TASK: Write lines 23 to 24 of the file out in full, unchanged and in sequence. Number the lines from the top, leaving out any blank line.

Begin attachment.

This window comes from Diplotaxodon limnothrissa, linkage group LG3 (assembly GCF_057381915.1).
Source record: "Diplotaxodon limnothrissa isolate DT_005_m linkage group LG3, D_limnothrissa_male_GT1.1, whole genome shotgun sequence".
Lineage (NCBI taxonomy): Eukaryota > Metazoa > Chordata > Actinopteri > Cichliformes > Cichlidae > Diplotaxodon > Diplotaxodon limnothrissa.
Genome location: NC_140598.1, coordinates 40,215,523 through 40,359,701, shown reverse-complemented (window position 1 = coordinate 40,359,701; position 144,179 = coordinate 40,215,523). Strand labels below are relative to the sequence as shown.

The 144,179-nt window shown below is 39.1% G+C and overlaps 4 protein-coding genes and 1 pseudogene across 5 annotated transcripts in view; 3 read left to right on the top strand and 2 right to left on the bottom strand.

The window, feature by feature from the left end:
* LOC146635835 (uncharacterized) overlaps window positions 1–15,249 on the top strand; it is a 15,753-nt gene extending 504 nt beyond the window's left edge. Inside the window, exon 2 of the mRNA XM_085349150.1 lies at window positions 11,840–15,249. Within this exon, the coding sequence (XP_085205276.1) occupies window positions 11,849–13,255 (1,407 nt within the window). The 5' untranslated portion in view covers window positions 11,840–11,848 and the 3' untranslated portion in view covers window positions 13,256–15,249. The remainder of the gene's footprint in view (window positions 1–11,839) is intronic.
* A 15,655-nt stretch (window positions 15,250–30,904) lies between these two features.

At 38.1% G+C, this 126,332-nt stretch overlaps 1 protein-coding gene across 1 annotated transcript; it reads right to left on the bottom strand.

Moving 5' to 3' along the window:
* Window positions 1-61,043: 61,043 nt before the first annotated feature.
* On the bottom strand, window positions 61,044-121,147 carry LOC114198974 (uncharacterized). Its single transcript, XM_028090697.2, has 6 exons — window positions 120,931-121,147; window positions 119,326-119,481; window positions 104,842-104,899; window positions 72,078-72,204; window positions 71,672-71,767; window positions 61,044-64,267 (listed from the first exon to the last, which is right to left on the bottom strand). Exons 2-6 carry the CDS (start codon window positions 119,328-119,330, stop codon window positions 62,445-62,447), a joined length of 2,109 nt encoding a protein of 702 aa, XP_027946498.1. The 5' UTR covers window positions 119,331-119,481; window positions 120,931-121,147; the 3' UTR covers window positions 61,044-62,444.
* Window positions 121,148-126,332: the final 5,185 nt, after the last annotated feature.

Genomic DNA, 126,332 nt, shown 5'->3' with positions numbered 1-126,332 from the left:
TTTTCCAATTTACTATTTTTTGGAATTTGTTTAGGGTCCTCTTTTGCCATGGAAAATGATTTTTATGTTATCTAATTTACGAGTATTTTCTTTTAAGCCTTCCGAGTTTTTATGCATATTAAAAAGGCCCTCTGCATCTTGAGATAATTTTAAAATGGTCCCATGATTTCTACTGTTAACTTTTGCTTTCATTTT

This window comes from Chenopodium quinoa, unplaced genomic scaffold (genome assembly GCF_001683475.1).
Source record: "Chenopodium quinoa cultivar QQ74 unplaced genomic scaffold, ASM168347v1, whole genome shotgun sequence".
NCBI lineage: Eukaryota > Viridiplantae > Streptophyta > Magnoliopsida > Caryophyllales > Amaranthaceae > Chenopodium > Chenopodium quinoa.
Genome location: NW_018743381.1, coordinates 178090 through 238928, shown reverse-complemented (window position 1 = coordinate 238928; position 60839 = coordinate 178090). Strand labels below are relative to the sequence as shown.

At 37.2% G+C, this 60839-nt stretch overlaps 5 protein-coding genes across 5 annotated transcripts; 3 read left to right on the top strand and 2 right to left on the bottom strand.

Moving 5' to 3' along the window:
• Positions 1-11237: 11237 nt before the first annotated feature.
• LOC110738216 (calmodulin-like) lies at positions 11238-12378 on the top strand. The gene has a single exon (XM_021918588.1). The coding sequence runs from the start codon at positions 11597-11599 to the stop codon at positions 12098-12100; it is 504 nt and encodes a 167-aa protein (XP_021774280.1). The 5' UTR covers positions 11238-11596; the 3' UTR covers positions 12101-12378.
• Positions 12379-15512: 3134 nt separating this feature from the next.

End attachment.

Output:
• LOC110738216 (calmodulin-like) lies at positions 11238-12378 on the top strand. The gene has a single exon (XM_021918588.1). The coding sequence runs from the start codon at positions 11597-11599 to the stop codon at positions 12098-12100; it is 504 nt and encodes a 167-aa protein (XP_021774280.1). The 5' UTR covers positions 11238-11596; the 3' UTR covers positions 12101-12378.
• Positions 12379-15512: 3134 nt separating this feature from the next.